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Posts Tagged ‘counterfeiting’

This morning in Parliament, INTA committee MEP David Martin (rapporteur) iterated the claim there were no searches of individuals at the customs in ACTA. Indeed, the EU-Commission invoked the impression several times. But it is misleading.

Let’s read the text:

ARTICLE 14: SMALL CONSIGNMENTS AND PERSONAL LUGGAGE
1. Each Party shall include in the application of this Section goods of a commercial nature sent in small consignments.
2. A Party may exclude from the application of this Section small quantities of goods of a non-commercial nature contained in travellers’ personal luggage.

“Exclusion” legally means, it’s not in, or it is ruled out from the scope of the agreement. “May” indicates a so called flexibility, here further limited to “goods of a non-commercial nature”.

As a side note, I don’t care if ACTA leads to customs searches of individual passenger. Just keep the facts straight. Even 2008 it was a straw man of the Commission to claim there were these “false allegation” on “ipod searches” floating around.

In fact, I never read these article about iPod searches at the customs or heard an advocacy group in Europe to make that consumer case. I only heard about the straw man of the ACTA defenders that there were these “misconceptions” of critics, even at times when ACTA was yet in a preparatory phase. Actually, as you see from the text, it wouldn’t even be even a misconception though it is a side topic. A distraction.

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The July versions of the Anti-Counterfeiting Trade Agreement draft included political corruption measures in Article 3.3. to promote adhesion of prospecting nations to the agreement. The latest version of the draft Article 3.3 looks different:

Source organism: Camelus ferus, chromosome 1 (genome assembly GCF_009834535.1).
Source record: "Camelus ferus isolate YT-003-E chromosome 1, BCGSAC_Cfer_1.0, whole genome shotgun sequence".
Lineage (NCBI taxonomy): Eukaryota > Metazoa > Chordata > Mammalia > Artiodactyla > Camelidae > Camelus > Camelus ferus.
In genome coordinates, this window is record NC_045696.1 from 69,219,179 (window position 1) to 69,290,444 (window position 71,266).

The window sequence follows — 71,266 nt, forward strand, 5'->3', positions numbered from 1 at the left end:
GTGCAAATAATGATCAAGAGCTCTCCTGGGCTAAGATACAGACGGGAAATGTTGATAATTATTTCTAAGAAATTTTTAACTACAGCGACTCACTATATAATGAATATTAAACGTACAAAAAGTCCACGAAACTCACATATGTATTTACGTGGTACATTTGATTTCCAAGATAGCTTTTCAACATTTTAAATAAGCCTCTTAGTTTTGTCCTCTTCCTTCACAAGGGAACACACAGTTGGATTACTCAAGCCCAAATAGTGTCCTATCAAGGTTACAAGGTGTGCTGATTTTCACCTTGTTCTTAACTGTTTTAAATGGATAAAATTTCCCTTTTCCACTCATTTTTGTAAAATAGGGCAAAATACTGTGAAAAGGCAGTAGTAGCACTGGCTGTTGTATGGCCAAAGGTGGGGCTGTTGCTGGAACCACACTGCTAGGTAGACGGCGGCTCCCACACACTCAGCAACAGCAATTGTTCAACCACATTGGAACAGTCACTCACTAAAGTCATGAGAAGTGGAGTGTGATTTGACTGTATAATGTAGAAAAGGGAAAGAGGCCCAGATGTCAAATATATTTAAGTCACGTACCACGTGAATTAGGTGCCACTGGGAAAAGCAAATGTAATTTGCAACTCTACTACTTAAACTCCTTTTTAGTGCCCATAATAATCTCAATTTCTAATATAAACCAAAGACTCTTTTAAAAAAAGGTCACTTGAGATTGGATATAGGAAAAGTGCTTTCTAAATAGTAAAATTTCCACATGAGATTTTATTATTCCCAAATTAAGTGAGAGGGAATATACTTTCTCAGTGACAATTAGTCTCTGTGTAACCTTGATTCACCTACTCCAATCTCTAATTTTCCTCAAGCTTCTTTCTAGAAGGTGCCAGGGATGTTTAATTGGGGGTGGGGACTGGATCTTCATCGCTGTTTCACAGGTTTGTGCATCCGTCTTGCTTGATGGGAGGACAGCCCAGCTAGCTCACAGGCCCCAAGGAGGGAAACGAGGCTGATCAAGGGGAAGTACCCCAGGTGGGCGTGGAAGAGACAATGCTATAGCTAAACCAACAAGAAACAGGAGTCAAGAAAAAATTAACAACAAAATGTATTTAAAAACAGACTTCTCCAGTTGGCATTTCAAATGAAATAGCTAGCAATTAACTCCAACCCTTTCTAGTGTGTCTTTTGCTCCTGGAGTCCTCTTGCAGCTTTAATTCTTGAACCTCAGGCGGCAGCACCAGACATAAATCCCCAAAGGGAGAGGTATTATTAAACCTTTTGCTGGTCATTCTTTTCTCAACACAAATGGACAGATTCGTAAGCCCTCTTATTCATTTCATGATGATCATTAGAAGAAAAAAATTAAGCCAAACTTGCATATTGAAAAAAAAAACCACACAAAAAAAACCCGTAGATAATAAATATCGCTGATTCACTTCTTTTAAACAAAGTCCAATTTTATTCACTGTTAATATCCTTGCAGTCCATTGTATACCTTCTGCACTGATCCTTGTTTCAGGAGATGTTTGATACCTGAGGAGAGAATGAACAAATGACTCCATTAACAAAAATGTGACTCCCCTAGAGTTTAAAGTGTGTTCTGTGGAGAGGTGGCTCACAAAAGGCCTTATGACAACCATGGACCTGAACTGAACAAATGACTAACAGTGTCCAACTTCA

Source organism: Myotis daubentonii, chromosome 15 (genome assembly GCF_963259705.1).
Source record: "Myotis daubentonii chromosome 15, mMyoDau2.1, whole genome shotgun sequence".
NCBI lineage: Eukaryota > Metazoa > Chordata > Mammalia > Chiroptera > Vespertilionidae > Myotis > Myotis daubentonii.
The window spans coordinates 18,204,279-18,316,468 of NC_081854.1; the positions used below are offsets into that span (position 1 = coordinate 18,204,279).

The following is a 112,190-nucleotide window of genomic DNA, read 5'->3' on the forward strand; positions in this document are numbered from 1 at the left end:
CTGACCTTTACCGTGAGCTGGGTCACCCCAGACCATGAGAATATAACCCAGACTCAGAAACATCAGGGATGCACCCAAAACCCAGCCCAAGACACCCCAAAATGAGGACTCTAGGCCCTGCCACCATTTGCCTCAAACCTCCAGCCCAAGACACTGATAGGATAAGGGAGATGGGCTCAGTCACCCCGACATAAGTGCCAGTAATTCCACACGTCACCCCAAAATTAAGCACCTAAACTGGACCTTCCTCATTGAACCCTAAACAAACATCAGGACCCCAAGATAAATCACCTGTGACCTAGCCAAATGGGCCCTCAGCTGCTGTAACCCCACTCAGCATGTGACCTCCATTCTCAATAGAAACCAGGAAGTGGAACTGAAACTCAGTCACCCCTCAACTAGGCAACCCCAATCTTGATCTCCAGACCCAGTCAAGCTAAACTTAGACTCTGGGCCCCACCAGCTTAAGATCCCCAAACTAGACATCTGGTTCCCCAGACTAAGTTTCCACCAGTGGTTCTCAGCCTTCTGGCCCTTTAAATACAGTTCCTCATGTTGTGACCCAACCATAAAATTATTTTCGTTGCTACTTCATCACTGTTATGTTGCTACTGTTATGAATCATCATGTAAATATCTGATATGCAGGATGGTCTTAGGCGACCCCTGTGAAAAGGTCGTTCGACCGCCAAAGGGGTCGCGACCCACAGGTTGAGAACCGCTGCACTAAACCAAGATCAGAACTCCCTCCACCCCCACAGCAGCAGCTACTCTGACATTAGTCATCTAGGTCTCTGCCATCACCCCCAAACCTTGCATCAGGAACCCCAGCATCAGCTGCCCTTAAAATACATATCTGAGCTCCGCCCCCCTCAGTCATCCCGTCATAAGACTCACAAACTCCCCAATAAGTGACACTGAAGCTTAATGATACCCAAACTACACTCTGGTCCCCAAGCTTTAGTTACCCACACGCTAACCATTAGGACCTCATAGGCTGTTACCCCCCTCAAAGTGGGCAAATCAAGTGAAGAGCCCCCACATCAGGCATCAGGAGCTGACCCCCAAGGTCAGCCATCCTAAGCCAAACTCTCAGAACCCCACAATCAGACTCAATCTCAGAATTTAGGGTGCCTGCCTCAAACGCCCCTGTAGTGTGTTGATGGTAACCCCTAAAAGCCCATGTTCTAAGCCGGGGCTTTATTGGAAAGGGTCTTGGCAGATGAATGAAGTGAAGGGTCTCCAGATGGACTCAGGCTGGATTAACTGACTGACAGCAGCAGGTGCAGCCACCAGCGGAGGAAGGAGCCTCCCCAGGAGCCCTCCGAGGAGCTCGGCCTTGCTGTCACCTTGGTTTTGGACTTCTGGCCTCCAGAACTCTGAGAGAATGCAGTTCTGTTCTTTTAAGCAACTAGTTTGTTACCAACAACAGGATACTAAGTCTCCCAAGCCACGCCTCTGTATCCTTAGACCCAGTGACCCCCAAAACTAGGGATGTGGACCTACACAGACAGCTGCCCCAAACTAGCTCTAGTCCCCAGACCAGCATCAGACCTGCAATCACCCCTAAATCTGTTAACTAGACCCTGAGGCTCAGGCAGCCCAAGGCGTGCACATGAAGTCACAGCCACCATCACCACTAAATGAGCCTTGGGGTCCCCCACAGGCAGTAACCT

ARTICLE 3.3: TRANSPARENCY/PUBLICATION OF ENFORCEMENT PROCEDURES AND PRACTICES
For the purposes of promoting transparency in the administration of its intellectual property rights enforcement system, each Party shall take appropriate measures, pursuant to its domestic laws and policies, to publish or make available to the public information on:
(a) procedures available regarding the enforcement of intellectual property rights including competent authorities for enforcement of intellectual property rights and contact points for assistance;
(b) relevant laws, regulations, final judicial decisions and administrative rulings of general application pertaining to enforcement of intellectual property rights; and
(c) efforts to ensure effective enforcement and protection system of intellectual property rights.

ARTICLE 4.3 is the new Article 3.3

At first sight the provisions seem gone in the 25 Aug draft. But now consider Article 4.3 where we find the political corruption measures in their diplomatic beauty:

ARTICLE 4.3: CAPACITY BUILDING AND TECHNICAL ASSISTANCE
1. Each Party shall endeavor to provide on request and on mutually agreed terms and conditions, assistance in capacity building and technical assistance in improving enforcement of intellectual property rights for Parties to this Agreement and, where appropriate, for prospective Parties to this Agreement. Such capacity building and technical assistance may cover such areas as:

(a) enhancement of public awareness on intellectual property rights;
(b) development and implementation of national legislation related to enforcement of intellectual property rights;